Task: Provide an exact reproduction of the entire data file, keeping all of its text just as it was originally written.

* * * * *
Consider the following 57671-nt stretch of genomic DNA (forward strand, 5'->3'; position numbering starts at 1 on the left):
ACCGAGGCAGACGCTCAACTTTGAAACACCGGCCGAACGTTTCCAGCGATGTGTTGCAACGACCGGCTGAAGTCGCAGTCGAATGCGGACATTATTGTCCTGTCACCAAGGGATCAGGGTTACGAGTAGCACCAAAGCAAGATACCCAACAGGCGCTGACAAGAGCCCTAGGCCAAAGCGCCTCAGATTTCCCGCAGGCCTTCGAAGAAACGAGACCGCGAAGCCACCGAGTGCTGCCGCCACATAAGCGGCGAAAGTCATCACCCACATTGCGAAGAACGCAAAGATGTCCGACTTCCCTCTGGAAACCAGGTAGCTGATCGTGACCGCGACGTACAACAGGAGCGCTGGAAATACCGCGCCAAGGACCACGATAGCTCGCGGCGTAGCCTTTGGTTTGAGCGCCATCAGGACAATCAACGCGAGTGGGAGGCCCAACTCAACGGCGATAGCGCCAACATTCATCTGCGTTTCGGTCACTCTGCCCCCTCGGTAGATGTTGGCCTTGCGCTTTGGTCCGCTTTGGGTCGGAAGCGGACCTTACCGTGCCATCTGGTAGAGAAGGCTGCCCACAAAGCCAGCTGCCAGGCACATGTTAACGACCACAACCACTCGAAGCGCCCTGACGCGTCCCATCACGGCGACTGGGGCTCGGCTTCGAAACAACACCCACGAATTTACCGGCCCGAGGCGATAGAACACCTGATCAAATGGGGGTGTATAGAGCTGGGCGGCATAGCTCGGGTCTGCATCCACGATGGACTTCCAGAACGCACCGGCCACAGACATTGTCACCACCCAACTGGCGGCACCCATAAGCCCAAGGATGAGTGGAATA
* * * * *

Consider the following 57671-nt stretch of genomic DNA (forward strand, 5'->3'; position numbering starts at 1 on the left):
ACCGAGGCAGACGCTCAACTTTGAAACACCGGCCGAACGTTTCCAGCGATGTGTTGCAACGACCGGCTGAAGTCGCAGTCGAATGCGGACATTATTGTCCTGTCACCAAGGGATCAGGGTTACGAGTAGCACCAAAGCAAGATACCCAACAGGCGCTGACAAGAGCCCTAGGCCAAAGCGCCTCAGATTTCCCGCAGGCCTTCGAAGAAACGAGACCGCGAAGCCACCGAGTGCTGCCGCCACATAAGCGGCGAAAGTCATCACCCACATTGCGAAGAACGCAAAGATGTCCGACTTCCCTCTGGAAACCAGGTAGCTGATCGTGACCGCGACGTACAACAGGAGCGCTGGAAATACCGCGCCAAGGACCACGATAGCTCGCGGCGTAGCCTTTGGTTTGAGCGCCATCAGGACAATCAACGCGAGTGGGAGGCCCAACTCAACGGCGATAGCGCCAACATTCATCTGCGTTTCGGTCACTCTGCCCCCTCGGTAGATGTTGGCCTTGCGCTTTGGTCCGCTTTGGGTCGGAAGCGGACCTTACCGTGCCATCTGGTAGAGAAGGCTGCCCACAAAGCCAGCTGCCAGGCACATGTTAACGACCACAACCACTCGAAGCGCCCTGACGCGTCCCATCACGGCGACTGGGGCTCGGCTTCGAAACAACACCCACGAATTTACCGGCCCGAGGCGATAGAACACCTGATCAAATGGGGGTGTATAGAGCTGGGCGGCATAGCTCGGGTCTGCATCCACGATGGACTTCCAGAACGCACCGGCCACAGACATTGTCACCACCCAACTGGCGGCACCCATAAGCCCAAGGATGAGTGGAATA